Acute effects of glucagon-like peptide-1, GLP-19-36 amide, and exenatide on mesenteric blood flow, cardiovascular parameters, and biomarkers in healthy volunteers

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Glucagon-like peptide-1 (GLP-1, GLP-17-36amide) and its sister peptide glucagon-like peptide 2 (GLP-2) influence numerous intestinal functions and GLP-2 greatly increases intestinal blood flow. We hypothesized that GLP-1 also stimulates intestinal blood flow and that this would impact on the overall digestive and cardiovascular effects of the hormone. To investigate the influence of GLP-1 receptor agonism on mesenteric and renal blood flow and cardiovascular parameters, we carried out a double-blinded randomized clinical trial. A total of eight healthy volunteers received high physiological subcutaneous injections of GLP-1, GLP-19-36 amide (bioactive metabolite), exenatide (stable GLP-1 agonist), or saline on four separate days. Blood flow in mesenteric, celiac, and renal arteries was measured by Doppler ultrasound. Blood pressure, heart rate, cardiac output, and stroke volume were measured continuously using an integrated system. Plasma was analyzed for glucose, GLP-1 (intact and total), exenatide and Pancreatic polypeptide (PP), and serum for insulin and C-peptide. Neither GLP-1, GLP-19-36 amide, exenatide nor saline elicited any changes in blood flow parameters in the mesenteric or renal arteries. GLP-1 significantly increased heart rate (two-way ANOVA, injection [P = 0.0162], time [P = 0.0038], and injection × time [P = 0.082]; Tukey post hoc GLP-1 vs. saline and GLP-19-36amide [P < 0.011]), and tended to increase cardiac output and decrease stroke volume compared to GLP-19-36 amide and saline. Blood pressures were not affected. As expected, glucose levels fell and insulin secretion increased after infusion of both GLP-1 and exenatide.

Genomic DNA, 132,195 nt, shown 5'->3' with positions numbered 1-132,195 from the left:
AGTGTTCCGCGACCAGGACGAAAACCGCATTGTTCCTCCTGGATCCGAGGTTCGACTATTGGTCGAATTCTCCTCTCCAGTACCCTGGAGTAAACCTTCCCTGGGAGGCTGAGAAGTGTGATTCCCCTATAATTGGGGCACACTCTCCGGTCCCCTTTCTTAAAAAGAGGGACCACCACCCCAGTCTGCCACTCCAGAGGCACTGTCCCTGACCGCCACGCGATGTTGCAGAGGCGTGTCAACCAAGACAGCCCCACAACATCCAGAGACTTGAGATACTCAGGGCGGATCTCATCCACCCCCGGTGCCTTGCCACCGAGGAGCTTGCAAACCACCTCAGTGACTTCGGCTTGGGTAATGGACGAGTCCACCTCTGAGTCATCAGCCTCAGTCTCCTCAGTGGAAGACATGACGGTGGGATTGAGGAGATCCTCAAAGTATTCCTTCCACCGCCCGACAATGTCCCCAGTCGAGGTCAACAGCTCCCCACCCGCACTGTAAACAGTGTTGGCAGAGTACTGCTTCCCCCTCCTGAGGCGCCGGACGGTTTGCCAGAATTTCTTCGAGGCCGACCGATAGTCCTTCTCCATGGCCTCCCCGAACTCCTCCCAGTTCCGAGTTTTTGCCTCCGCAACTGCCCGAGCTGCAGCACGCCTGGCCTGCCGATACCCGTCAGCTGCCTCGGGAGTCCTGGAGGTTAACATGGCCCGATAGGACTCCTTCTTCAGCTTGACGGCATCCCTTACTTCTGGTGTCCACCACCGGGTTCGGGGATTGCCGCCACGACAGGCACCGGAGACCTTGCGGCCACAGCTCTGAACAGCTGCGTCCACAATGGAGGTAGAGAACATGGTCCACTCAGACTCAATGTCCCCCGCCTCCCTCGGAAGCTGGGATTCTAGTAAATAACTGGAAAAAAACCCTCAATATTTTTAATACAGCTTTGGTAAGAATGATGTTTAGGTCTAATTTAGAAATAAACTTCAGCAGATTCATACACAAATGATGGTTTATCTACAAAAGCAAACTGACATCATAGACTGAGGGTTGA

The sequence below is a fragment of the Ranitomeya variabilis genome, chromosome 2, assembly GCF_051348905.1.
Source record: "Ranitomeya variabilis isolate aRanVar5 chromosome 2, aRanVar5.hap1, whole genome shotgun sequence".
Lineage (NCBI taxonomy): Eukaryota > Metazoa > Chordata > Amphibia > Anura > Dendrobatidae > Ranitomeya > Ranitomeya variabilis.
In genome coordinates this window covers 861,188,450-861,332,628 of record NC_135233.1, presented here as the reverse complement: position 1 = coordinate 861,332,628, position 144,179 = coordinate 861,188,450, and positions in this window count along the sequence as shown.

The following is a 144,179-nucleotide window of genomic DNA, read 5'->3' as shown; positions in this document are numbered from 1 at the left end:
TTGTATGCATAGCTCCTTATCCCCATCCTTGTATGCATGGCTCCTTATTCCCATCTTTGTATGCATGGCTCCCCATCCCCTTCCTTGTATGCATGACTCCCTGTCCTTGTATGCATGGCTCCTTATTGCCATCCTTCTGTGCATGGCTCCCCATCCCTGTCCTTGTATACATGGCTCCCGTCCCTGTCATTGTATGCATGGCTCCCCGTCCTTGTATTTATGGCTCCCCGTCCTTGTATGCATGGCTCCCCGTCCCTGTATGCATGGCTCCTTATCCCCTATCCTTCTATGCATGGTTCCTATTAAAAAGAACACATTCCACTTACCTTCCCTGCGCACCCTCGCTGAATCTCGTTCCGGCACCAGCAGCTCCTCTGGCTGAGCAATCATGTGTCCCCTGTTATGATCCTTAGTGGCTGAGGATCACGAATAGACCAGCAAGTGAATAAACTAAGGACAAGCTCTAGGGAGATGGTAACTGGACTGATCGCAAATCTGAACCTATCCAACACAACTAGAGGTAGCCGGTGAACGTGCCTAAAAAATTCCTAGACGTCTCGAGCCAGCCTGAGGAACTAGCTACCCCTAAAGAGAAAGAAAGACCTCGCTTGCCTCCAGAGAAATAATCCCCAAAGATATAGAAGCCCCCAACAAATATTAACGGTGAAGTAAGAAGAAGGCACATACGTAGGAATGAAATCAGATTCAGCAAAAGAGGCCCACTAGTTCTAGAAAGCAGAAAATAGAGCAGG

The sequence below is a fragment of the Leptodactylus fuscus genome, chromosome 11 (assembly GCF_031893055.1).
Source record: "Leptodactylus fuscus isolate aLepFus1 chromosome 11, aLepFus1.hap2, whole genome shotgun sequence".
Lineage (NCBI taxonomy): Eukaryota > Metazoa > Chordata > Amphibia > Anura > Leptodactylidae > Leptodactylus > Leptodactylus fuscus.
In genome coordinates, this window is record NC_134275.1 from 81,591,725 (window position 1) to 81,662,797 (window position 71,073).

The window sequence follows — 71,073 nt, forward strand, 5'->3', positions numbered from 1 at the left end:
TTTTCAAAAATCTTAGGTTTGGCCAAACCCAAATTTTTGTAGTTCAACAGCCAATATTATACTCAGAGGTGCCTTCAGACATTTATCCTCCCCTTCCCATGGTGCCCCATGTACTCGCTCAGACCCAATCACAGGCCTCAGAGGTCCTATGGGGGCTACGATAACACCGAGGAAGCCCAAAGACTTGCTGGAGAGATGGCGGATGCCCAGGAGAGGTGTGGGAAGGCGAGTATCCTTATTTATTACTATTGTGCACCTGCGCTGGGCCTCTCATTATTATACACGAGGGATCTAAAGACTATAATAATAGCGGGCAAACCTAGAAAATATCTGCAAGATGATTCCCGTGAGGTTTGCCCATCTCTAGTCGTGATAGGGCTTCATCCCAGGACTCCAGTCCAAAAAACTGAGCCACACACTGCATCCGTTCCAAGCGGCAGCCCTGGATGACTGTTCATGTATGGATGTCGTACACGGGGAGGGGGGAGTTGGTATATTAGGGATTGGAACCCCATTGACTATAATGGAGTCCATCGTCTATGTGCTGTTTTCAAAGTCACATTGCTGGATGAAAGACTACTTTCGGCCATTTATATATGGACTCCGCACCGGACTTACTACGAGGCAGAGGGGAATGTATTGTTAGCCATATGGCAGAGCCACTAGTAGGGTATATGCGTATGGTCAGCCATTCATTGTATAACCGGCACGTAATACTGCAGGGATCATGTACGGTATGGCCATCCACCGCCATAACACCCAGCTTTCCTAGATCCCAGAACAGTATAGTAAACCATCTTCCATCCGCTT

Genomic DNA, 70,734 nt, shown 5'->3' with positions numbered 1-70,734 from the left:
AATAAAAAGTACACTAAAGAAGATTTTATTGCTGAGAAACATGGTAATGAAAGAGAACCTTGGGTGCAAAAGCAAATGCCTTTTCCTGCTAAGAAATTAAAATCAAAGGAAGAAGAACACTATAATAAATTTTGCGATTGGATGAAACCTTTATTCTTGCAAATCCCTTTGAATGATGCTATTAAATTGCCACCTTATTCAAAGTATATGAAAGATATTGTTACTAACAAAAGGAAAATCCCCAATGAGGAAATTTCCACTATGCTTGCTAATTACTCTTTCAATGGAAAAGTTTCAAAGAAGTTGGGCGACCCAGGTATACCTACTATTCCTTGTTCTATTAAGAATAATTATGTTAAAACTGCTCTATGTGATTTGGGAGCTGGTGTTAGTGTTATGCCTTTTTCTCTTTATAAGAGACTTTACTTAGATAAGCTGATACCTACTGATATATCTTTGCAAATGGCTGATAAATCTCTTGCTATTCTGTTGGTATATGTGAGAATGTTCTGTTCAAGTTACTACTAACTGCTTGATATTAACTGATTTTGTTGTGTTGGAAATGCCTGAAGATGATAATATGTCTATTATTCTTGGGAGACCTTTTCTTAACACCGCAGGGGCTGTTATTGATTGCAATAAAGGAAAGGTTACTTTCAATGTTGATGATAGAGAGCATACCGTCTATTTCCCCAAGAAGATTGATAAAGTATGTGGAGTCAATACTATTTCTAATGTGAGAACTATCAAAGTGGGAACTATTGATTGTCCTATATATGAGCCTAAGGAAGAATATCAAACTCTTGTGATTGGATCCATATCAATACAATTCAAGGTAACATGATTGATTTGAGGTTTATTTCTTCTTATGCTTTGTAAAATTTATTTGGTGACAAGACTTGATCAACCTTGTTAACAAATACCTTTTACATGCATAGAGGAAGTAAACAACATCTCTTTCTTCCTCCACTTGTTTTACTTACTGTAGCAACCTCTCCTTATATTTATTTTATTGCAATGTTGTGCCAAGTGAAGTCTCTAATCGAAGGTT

Original languageEnglish
Article numbere13102
JournalPhysiological Reports
Issue number4
Number of pages12
Publication statusPublished - Feb 2017

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  • Journal Article

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